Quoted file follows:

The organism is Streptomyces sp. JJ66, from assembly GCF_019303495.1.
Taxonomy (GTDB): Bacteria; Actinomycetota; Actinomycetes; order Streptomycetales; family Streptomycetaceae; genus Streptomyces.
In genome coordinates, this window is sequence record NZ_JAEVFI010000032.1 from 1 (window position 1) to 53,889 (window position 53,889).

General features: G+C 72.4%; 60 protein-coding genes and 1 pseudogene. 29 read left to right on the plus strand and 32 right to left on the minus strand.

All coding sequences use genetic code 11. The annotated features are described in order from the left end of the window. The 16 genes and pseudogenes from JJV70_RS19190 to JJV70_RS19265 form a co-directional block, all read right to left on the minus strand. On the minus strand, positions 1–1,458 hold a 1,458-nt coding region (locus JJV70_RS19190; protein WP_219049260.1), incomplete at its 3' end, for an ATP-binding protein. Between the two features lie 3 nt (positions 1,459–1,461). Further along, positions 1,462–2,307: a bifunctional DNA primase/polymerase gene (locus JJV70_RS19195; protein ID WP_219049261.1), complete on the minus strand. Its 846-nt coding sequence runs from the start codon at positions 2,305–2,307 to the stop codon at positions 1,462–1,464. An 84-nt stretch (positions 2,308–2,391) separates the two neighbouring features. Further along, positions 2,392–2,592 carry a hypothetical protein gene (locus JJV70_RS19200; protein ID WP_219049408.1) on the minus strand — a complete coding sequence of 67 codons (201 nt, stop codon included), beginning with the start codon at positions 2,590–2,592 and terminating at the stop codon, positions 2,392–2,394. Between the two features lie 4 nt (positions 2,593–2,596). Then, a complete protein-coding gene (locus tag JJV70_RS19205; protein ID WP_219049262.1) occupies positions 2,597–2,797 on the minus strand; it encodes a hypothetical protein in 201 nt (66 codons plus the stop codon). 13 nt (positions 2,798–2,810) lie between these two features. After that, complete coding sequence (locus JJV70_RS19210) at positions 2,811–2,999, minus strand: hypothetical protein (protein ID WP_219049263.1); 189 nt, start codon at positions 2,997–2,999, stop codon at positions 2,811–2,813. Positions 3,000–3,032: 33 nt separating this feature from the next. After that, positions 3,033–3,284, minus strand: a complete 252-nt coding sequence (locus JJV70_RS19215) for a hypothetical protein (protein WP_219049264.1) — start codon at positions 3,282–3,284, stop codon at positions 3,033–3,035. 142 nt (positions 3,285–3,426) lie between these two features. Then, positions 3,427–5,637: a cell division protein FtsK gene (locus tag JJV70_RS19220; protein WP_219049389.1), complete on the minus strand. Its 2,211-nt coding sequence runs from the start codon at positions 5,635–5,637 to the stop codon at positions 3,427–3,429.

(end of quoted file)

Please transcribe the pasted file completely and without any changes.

The organism is Streptomyces sp. JJ66, from assembly GCF_019303495.1.
Taxonomy (GTDB): Bacteria; Actinomycetota; Actinomycetes; order Streptomycetales; family Streptomycetaceae; genus Streptomyces.
In genome coordinates, this window is sequence record NZ_JAEVFI010000032.1 from 1 (window position 1) to 53,889 (window position 53,889).

General features: G+C 72.4%; 60 protein-coding genes and 1 pseudogene. 29 read left to right on the plus strand and 32 right to left on the minus strand.

All coding sequences use genetic code 11. The annotated features are described in order from the left end of the window. The 16 genes and pseudogenes from JJV70_RS19190 to JJV70_RS19265 form a co-directional block, all read right to left on the minus strand. On the minus strand, positions 1–1,458 hold a 1,458-nt coding region (locus JJV70_RS19190; protein WP_219049260.1), incomplete at its 3' end, for an ATP-binding protein. Between the two features lie 3 nt (positions 1,459–1,461). Further along, positions 1,462–2,307: a bifunctional DNA primase/polymerase gene (locus JJV70_RS19195; protein ID WP_219049261.1), complete on the minus strand. Its 846-nt coding sequence runs from the start codon at positions 2,305–2,307 to the stop codon at positions 1,462–1,464. An 84-nt stretch (positions 2,308–2,391) separates the two neighbouring features. Further along, positions 2,392–2,592 carry a hypothetical protein gene (locus JJV70_RS19200; protein ID WP_219049408.1) on the minus strand — a complete coding sequence of 67 codons (201 nt, stop codon included), beginning with the start codon at positions 2,590–2,592 and terminating at the stop codon, positions 2,392–2,394. Between the two features lie 4 nt (positions 2,593–2,596). Then, a complete protein-coding gene (locus tag JJV70_RS19205; protein ID WP_219049262.1) occupies positions 2,597–2,797 on the minus strand; it encodes a hypothetical protein in 201 nt (66 codons plus the stop codon). 13 nt (positions 2,798–2,810) lie between these two features. After that, complete coding sequence (locus JJV70_RS19210) at positions 2,811–2,999, minus strand: hypothetical protein (protein ID WP_219049263.1); 189 nt, start codon at positions 2,997–2,999, stop codon at positions 2,811–2,813. Positions 3,000–3,032: 33 nt separating this feature from the next. After that, positions 3,033–3,284, minus strand: a complete 252-nt coding sequence (locus JJV70_RS19215) for a hypothetical protein (protein WP_219049264.1) — start codon at positions 3,282–3,284, stop codon at positions 3,033–3,035. 142 nt (positions 3,285–3,426) lie between these two features. Then, positions 3,427–5,637: a cell division protein FtsK gene (locus tag JJV70_RS19220; protein WP_219049389.1), complete on the minus strand. Its 2,211-nt coding sequence runs from the start codon at positions 5,635–5,637 to the stop codon at positions 3,427–3,429.